4.  Borrow your Christmas party dress. Every year, I used to buy something new for the annual Christmas party. It usually featured a lot of glitter and didn’t really work at other times of the year. Very wasteful indeed people. If you have nothing to wear, ask your friends first, chances are they probably have something and then scour your local secondhand shop. If all else fails I really recommend renting one.
  5. Christmas presents, get stuff people actually need or want. We all know it’s coming yet we all find ourselves panic-buying in the shops with hundreds of other people doing the same thing. The panic-bought present clutter our houses for a few months and end up in the charity shop. Think about what people really need, is there an experience you can get instead of a material item? Can you get children’s toys secondhand? Can you buy a bit less stuff?
  6. Have a veggie Christmas. I know it’s almost blasphemy for some people, but the Linda McCartney roast joints are pretty good, and let’s be honest we’re here for the trimmings!

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Three years ago in my old job, I remember my then-boss calling me whilst I was cooking dinner. It was 7.30pm. I turned off my podcast and put him on speakerphone whilst chopping garlic. He started speaking about a conversation he had just had with his senior. What he told me was an important update but not vital, and could certainly have waited until the next day. He did, of course text me first to check if it was okay to call me, but did not wait for a response. When he’d finished speaking, he asked me to make notes of everything he’d just told me. I was trying to concentrate on two things at once, the timing of the pasta I was halfway through cooking, and trying to listen to everything he was telling me. Cooking is my happy place. Not that night. For the rest of the evening I found my mind wondering to that conversation, wondering if I had caught everything on paper and then wondering why he has asked me to make notes when he has probably the same access to a pen and paper. It was this that irked me the most. And it is not the first time throughout my career this thoughtlessness has left me frustrated.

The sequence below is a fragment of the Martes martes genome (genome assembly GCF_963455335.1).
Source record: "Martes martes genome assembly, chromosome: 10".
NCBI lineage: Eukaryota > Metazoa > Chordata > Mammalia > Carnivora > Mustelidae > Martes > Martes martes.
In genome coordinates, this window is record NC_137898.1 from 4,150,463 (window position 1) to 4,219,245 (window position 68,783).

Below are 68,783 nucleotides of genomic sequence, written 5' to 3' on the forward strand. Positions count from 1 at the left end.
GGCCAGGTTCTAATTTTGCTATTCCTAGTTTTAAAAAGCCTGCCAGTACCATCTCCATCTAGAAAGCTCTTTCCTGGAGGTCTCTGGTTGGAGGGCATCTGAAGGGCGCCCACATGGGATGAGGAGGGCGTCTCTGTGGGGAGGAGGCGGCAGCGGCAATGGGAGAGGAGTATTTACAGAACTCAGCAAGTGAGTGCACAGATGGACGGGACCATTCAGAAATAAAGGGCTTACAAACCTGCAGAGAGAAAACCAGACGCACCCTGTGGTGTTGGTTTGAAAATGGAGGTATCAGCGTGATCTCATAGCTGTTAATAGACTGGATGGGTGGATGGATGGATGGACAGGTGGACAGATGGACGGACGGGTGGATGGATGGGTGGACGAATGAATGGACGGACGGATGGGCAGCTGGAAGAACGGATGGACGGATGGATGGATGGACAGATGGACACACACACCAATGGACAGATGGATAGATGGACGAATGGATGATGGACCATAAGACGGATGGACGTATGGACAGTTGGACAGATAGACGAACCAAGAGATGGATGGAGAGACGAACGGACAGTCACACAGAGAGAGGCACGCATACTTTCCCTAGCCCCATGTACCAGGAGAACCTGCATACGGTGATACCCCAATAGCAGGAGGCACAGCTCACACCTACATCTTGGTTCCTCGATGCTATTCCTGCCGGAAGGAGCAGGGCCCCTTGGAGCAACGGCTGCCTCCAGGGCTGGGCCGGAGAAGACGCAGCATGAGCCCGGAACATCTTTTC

I have worked with a lot of dickheads. I have been working since I was sixteen and I have had more jobs than I can count on two hands. These jobs have varied greatly, from working as an au pair in Switzerland to a sweet wrapper for a famous chocolate company (FYI you can get sick of chocolate pretty quickly when faced with an unlimited supply). I was even dressed as a giant Volvic bottle for a promo job in Brighton, and my most glamorous job yet has been a hand model for a TV advert and no, the hand-job jokes never get tired. There has been one constant thread throughout all of these vocations. Working with dickheads. Some people are lucky, and work in a dream team, the type of people that gets shit  stuff done, will have your back in a meeting, will help out with the little tasks and not take all the credit for your work. These people are keepers and general all-round babes. I am fortunate enough to have worked with a few of them in my time, and still count them as friends. With the right team, working with others can be the can the most wonderful inspirational experience. But let’s be honest, there’s a lot of professional idiosyncrasies that can drive you crazy.

There’s a lot of dickheads in the workplace.